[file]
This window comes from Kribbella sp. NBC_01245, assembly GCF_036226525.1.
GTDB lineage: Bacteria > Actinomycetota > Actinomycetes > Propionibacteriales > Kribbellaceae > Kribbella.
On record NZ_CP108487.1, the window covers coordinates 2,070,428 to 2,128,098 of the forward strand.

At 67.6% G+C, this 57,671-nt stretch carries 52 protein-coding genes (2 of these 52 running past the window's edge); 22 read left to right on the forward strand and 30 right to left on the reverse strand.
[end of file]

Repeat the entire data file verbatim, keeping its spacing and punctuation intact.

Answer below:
This window comes from Kribbella sp. NBC_01245, assembly GCF_036226525.1.
GTDB lineage: Bacteria > Actinomycetota > Actinomycetes > Propionibacteriales > Kribbellaceae > Kribbella.
On record NZ_CP108487.1, the window covers coordinates 2,070,428 to 2,128,098 of the forward strand.

At 67.6% G+C, this 57,671-nt stretch carries 52 protein-coding genes (2 of these 52 running past the window's edge); 22 read left to right on the forward strand and 30 right to left on the reverse strand.